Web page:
Satellite industry structure and trends, opportunities and the threats of new technologies were discussed by Mahdi Mehrabi during a panel discussion at the recent APSAT 2016 event.
The satellite industry, as an integral member of the space economy, has experienced some significant shifts and structure changes over the past two decades. Since the industry's inception in 1957, the main driver and dominant purveyor of services has been by none-commercial companies, mainly servicing government and institutional customers as well as the militaries, with the attendant regulation upon regulation barring many from entry into this growth segment.
Early in the 1990s, the space industry shifted away from a highly centralized market focus to one that was far more decentralized—the market witnessed an evolution by major organizations into the commercial use of space and the a modification of space regulation alterations. This eased the barriers for entry into the market; however, the dynamic and structure remained one that was managed by a few major players as an oligopoly.
Moving forward, the past ten years has experienced another major shift in the space segment and has witnessed the arrival of numerous new entrants into the assembly of satellite companies. With evolving social media and a plethora of apps, many Over-The-Top (OTT) broadcast and streaming firms started to increase their market shares by penetrating areas of new business.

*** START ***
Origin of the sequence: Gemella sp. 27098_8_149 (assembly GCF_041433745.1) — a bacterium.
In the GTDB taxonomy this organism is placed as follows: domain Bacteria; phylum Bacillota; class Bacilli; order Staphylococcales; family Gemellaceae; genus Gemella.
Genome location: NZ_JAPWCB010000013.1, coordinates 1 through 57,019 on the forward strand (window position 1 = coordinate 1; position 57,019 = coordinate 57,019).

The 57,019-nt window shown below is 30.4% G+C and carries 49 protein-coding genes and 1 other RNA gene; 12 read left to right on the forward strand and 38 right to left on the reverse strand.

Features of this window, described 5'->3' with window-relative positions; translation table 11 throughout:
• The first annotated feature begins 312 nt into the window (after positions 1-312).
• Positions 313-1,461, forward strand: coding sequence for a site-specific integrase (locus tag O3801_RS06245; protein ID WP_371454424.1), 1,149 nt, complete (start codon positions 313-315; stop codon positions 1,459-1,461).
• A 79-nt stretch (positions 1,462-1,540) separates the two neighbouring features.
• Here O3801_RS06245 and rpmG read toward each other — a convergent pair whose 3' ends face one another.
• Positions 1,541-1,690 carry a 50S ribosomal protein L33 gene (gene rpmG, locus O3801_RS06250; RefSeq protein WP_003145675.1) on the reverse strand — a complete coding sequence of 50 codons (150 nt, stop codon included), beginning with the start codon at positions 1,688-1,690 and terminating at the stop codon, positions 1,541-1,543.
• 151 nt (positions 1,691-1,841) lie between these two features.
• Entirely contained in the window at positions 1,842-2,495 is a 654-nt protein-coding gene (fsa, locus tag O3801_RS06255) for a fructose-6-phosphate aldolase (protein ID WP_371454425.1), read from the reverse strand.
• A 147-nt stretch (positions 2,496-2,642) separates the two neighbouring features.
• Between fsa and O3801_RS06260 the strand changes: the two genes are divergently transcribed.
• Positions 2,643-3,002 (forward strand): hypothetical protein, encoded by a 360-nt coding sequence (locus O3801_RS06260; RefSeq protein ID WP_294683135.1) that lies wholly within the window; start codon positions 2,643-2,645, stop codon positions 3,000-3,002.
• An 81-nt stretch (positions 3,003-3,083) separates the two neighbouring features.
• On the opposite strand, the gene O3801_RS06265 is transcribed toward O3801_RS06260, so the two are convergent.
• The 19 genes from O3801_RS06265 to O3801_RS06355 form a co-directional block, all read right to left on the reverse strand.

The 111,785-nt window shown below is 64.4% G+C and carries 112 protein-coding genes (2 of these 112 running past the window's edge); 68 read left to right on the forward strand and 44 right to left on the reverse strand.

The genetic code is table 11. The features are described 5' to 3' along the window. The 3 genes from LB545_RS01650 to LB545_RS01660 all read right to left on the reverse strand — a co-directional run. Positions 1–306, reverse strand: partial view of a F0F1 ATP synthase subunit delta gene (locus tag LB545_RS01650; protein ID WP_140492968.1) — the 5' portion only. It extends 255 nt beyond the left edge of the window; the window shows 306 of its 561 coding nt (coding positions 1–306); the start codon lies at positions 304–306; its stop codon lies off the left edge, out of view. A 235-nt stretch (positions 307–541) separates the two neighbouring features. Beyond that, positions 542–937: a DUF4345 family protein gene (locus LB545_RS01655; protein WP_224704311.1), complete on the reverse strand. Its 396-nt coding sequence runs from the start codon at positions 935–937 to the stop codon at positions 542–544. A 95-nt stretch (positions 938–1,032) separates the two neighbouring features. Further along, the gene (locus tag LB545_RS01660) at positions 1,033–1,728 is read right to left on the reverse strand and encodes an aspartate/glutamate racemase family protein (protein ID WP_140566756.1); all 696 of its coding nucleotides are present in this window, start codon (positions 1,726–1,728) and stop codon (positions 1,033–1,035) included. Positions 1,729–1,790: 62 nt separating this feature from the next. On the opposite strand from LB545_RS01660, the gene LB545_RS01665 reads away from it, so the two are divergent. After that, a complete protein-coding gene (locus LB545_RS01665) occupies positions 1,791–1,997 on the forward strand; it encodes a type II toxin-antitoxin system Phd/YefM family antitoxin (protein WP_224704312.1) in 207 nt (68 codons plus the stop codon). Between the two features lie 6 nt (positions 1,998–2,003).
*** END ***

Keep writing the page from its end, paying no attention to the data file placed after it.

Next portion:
As they moved forward into consumer-oriented SATCOM segments, these companies had to confront a big dilemma—more than 50 percent of the world population remained underserved and had little to no communications connectivity whatsoever— to the tune of somewhere more than three billion people across the globe.
This obstacle was one of the main motivations for companies engaged in these areas to engage in a growing interest of satellite technology. No other technology could offer a feasible and fast solution to reach the underserved in the short to midterm timeframe.
Companies such as Google and Facebook are planning to orbit hundreds of smallsats to provide Internet connectivity to those in emerging countries. Concepts, such as High Throughput Satellite (HTS), replaced the older satellite technologies as the earlier craft reached end of their life.
HTS pumps huge capacity—resulting in over supply and these technologies then started to be considered a disruptive technology and somehow a threat. Consider—the expansion of capacity was an element all had been dreaming of occurring several years ago, and now such is a threat and disruptive?
The first and foremost element for success in any new technology is the ecosystem and ensuring there is a proper and matured supply chain to deliver the service/product from top to bottom, as well as sending all relevant feedback from the bottom back up to the top. These elements seem to be a "big miss" for today's industry.
The initial industry oligopoly who dominated market share in the early years actually did not have care about the supply chain, due to the breadth of their services. And incumbent players have been destroyed and undermined due to their fragile supply chains—and that is where we seem to be today. Without supply chain management, there can be little success.